Although I am not a "Republican" (or a "conservative" or "right wing" etc.), I think that this statement is misguided. Much of the rhetoric of Republican politicians (I assume you are not discussing theorists) surrounding originalism as a constitutional theory (and the Republican platform in general) urges "States' rights" and restrictions on the federal government. This is antithetical to the idea of nationalism. Moreover, any political theory justifying “the state” (short of cosmopolitanism and world government) perpetuates an “us vs. them” mentality. It separates people by geographical boundaries and asserts special obligations to “fellow citizens” that do not apply to “outsiders.” So I think that your hostility towards the Republican platform is too narrow and under-inclusive.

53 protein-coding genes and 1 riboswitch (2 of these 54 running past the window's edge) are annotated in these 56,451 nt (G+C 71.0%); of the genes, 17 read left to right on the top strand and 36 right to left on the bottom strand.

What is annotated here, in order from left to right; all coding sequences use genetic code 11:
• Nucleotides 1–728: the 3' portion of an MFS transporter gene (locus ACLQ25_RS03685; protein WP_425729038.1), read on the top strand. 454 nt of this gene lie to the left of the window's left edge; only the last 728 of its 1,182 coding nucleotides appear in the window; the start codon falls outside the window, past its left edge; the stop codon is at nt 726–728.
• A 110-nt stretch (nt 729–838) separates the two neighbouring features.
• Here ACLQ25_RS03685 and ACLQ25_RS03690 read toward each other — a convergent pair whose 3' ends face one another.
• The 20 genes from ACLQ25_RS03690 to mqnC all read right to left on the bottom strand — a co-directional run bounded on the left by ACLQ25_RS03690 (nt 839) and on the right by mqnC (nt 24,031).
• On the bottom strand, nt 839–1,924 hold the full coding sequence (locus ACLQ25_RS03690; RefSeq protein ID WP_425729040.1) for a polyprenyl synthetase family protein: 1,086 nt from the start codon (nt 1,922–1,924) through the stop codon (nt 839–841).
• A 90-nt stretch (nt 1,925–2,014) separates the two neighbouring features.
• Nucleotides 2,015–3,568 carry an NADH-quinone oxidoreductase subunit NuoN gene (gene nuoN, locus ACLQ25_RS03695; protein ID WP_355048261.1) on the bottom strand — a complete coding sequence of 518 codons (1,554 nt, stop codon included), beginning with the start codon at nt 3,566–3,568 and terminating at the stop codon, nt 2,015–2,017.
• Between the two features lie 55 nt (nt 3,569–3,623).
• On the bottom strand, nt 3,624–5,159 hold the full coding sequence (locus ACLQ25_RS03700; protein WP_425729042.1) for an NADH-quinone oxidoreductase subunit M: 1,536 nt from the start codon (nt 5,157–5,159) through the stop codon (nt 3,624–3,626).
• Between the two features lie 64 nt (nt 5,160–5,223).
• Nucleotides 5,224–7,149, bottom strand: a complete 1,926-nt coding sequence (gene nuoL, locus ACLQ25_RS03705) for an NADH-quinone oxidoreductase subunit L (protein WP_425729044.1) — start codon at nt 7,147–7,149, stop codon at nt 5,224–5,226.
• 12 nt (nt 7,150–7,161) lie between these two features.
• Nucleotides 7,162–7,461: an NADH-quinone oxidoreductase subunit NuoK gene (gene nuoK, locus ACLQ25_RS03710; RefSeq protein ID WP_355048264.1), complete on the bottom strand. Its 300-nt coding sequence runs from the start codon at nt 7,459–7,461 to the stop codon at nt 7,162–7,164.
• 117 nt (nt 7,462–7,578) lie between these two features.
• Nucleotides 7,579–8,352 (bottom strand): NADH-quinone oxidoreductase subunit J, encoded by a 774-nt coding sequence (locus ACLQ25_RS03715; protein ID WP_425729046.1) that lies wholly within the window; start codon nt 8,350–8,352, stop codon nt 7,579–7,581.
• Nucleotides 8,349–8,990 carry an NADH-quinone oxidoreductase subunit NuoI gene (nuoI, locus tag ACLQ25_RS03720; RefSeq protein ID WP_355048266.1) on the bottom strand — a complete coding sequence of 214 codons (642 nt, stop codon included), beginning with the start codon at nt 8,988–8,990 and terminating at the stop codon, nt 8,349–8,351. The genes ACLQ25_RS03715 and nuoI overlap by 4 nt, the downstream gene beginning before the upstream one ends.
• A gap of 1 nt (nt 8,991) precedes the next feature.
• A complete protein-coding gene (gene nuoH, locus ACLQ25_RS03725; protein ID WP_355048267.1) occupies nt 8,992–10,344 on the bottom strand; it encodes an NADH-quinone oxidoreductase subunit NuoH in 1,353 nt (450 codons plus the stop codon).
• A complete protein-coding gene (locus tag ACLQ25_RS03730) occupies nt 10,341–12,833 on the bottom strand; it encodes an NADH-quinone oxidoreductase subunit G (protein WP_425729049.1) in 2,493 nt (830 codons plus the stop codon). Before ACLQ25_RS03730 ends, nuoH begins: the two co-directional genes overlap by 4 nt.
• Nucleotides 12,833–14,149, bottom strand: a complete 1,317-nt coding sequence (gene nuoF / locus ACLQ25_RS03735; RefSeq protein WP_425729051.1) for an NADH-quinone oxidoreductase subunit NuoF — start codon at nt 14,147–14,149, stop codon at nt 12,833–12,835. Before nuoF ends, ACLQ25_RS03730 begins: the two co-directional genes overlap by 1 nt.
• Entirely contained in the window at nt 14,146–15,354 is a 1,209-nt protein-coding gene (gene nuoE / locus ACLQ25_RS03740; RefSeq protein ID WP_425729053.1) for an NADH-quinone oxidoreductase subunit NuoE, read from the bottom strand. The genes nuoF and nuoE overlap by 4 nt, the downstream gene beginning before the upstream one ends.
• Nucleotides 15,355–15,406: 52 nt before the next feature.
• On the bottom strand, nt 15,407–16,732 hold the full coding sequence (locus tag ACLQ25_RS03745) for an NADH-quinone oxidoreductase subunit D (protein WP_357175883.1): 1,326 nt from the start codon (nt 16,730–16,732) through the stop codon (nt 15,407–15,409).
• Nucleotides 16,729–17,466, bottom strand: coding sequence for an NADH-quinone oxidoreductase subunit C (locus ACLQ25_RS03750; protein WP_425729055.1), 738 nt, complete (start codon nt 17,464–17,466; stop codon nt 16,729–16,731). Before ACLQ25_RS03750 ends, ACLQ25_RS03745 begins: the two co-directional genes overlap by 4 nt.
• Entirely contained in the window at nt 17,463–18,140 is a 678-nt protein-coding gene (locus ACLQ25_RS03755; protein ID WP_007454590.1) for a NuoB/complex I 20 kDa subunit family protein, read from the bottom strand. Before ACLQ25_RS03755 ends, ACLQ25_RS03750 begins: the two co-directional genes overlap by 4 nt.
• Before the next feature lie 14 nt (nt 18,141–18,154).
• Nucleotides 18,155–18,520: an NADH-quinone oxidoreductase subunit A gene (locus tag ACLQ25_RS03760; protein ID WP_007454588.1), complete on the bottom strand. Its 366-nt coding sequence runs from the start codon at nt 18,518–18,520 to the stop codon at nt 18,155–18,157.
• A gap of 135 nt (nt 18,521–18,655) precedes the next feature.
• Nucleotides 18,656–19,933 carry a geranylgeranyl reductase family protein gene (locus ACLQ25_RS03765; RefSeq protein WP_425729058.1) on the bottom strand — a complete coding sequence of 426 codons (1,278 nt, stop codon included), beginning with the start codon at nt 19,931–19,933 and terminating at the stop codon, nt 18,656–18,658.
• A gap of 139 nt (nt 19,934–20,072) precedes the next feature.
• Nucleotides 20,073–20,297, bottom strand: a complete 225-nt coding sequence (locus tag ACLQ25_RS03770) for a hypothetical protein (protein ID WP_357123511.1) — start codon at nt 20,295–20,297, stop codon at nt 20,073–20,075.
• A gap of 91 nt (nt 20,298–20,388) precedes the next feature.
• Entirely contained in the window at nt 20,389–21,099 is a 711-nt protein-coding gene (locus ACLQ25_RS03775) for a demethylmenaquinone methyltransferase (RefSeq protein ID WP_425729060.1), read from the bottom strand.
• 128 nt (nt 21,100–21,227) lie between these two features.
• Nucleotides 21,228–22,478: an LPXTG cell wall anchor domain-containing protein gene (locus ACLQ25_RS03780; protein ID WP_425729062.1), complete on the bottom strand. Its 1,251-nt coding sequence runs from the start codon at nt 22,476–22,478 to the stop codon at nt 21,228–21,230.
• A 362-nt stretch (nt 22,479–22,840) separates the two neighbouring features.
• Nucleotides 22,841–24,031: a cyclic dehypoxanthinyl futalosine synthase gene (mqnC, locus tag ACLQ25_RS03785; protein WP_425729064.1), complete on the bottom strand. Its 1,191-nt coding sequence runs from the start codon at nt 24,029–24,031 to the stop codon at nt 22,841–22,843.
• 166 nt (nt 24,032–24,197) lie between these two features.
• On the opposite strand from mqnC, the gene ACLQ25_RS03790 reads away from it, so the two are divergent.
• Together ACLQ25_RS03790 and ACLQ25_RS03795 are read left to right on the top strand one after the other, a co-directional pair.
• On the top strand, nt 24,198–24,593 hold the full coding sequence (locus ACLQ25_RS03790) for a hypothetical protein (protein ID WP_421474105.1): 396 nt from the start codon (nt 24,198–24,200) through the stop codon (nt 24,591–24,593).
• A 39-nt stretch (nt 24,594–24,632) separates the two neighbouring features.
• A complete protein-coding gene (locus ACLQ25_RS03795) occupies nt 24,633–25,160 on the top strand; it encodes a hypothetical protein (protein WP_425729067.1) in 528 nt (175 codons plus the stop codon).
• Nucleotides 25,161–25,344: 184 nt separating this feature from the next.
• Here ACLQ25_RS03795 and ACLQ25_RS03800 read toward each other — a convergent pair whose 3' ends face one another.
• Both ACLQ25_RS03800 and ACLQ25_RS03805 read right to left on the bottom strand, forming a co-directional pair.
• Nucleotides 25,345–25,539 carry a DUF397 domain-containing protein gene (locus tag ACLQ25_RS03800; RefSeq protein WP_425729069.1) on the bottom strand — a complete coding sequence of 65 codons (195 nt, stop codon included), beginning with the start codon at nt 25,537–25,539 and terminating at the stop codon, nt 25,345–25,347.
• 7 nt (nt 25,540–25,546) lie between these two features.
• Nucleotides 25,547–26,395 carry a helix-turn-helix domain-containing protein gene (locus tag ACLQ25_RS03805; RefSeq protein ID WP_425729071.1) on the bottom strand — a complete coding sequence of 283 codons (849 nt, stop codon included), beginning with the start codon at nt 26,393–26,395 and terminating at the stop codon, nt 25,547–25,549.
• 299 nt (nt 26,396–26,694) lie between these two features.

Also, your focus on the authority of the past is somewhat misguided as well. One thing to notice about the nature of law is that all laws, absent an expression to the contrary, claim authority to bind future generations. Any theory justifying the authority of law justifies the authority of one generation to bind future generations. Notice that a law enacted by Congress in 1934 is valid today, absent an express change or amendment.